Canadian Arctic/Nunavut

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Walrus (Odobenus rosmarus), Ellesmere Island, Nunavut, Canada.
© WWF / Fritz PÖLKING

The land of the Inuit people

What and where?
Nunavut became part of Canada in 1999, following a land claims agreement. Formed from the eastern part of the Northwest Territories, Nunavut covers some 2 million sq km and stretches all the way to the North Pole.

It is the home of the Inuit people of the Eastern and Central Arctic, who make up 85% of the current population. Nunavut means 'our land' in Inuktitut, the language of the Inuit.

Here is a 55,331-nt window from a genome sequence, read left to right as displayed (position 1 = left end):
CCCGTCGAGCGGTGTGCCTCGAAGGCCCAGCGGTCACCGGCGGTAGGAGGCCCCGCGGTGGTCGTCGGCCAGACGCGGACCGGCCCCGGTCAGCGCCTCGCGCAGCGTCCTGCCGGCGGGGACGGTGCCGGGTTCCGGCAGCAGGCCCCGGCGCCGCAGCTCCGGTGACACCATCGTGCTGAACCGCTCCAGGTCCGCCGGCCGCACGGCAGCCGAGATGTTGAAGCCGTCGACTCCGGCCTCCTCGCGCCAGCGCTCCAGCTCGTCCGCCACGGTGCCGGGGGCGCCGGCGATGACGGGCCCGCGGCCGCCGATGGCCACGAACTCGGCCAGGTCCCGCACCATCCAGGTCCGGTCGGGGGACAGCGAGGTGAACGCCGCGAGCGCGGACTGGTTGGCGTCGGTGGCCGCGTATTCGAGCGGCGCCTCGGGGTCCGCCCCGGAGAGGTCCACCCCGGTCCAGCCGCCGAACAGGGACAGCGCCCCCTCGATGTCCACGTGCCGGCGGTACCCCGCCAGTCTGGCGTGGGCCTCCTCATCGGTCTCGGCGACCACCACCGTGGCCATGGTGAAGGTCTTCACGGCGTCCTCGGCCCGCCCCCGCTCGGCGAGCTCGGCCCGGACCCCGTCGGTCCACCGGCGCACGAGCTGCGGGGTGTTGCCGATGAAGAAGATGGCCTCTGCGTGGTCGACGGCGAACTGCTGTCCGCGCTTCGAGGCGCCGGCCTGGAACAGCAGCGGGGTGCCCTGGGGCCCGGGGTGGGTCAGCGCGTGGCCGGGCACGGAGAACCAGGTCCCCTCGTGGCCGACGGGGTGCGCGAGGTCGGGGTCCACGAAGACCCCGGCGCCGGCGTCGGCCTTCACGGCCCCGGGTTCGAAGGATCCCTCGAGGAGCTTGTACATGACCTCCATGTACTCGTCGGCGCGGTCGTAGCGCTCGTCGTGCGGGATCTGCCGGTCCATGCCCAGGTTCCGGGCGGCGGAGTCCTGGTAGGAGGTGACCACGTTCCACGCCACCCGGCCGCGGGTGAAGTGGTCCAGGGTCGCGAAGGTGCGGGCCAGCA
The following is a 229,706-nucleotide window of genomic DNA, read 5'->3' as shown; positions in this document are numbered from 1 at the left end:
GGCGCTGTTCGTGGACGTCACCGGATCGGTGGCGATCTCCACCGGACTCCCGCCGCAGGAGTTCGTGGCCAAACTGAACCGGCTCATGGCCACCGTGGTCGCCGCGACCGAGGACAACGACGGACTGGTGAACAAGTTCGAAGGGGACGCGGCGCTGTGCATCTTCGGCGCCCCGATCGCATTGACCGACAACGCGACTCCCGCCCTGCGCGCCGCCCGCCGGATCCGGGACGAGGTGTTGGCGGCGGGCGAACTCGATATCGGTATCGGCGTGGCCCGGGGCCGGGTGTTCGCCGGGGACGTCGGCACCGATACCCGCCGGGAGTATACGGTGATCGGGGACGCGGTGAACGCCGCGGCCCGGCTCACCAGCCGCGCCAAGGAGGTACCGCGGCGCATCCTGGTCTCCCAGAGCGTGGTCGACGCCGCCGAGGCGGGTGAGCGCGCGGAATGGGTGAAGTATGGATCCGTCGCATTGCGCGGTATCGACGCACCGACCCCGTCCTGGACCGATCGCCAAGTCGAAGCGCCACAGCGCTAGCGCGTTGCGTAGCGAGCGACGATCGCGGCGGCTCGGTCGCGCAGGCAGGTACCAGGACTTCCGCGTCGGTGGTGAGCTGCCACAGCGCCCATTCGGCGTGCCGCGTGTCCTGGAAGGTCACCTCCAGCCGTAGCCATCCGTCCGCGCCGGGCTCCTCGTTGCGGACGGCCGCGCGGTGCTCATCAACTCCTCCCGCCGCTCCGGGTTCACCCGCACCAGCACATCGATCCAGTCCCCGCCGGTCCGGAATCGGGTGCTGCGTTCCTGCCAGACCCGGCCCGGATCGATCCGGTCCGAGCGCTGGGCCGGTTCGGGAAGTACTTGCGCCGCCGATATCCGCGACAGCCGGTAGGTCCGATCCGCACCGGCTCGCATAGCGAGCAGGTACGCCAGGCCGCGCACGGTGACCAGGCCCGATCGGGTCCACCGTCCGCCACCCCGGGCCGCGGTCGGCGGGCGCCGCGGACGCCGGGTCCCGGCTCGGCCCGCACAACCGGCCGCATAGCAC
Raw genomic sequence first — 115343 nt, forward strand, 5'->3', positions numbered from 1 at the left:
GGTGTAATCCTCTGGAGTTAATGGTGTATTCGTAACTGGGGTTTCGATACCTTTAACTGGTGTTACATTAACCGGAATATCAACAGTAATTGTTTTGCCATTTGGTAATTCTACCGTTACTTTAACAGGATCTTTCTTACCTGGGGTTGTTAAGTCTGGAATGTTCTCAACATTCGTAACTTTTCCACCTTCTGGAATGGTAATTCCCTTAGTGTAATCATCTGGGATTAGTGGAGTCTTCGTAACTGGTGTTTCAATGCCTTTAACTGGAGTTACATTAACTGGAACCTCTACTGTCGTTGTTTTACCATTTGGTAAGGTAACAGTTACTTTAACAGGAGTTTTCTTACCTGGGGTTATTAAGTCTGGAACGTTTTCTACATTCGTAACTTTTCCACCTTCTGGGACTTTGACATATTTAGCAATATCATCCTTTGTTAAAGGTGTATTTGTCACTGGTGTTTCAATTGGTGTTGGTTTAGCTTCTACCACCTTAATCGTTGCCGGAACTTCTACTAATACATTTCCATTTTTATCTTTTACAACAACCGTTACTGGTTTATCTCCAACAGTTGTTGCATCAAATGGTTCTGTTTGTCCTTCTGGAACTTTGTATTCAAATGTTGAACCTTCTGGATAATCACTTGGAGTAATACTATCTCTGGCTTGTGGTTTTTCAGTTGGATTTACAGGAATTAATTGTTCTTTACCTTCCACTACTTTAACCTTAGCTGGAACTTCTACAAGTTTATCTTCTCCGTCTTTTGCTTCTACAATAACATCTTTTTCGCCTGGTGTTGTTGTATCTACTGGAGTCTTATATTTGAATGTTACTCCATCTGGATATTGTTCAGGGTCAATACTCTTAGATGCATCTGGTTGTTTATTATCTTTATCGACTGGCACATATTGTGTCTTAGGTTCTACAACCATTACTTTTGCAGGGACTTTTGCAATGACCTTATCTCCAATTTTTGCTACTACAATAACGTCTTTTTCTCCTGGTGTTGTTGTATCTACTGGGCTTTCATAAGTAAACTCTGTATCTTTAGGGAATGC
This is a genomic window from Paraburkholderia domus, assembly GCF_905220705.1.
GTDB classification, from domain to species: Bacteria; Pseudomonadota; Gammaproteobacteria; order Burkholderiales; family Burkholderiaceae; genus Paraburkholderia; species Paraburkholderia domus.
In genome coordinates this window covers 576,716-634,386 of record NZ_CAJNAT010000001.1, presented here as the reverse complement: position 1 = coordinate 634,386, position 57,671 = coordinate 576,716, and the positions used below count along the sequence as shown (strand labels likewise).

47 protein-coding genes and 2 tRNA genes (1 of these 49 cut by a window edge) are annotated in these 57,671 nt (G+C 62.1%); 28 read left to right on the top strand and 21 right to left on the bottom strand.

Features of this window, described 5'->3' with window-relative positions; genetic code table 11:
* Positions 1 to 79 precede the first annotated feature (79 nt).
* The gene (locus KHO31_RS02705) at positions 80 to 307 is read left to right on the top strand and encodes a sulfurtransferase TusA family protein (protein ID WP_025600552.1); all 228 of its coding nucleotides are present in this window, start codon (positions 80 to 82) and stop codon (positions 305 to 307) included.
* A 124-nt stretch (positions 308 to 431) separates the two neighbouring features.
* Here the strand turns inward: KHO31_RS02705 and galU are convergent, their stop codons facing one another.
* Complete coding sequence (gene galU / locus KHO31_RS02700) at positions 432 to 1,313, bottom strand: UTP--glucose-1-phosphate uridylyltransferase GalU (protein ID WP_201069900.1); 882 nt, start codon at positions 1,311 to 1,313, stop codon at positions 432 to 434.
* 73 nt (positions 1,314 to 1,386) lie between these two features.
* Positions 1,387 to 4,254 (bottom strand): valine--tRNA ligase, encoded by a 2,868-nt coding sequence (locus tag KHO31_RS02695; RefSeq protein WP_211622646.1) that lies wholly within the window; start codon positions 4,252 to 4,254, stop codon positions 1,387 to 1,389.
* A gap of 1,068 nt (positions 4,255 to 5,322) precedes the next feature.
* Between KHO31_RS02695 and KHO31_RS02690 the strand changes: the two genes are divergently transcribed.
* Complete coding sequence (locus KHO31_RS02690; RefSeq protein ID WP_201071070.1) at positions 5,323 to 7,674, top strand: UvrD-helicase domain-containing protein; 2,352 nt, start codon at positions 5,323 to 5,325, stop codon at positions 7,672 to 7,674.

Spanning 3 time zones and including 1/5th of Canada's total land area, it is bounded on the east by Baffin Bay, the Davis Strait, and Quebec's Ungava Peninsula and on the south by Manitoba. Nunavut encompasses most of Canada's Arctic islands, including Ellesmere, Baffin, Devon, Prince of Wales, Southampton, and Coats, as well as the islands in Hudson and James bays.

The landscape is dominated by tundra, rock, and snow and ice.

Why?
The Canadian Arctic is unlike any other area. With an indigenous culture thousands of years old, the cultural traditions of the Arctic are a rich blend of harsh survivalism and a spiritual tie to the land. The spectacular scenery and diverse geography is also home to some spectacular wildlife, including polar bears, grizzly bears, grey and Arctic wolves. Within the Arctic Ocean, one can see orcas, walruses, harp seals, and narwhals.

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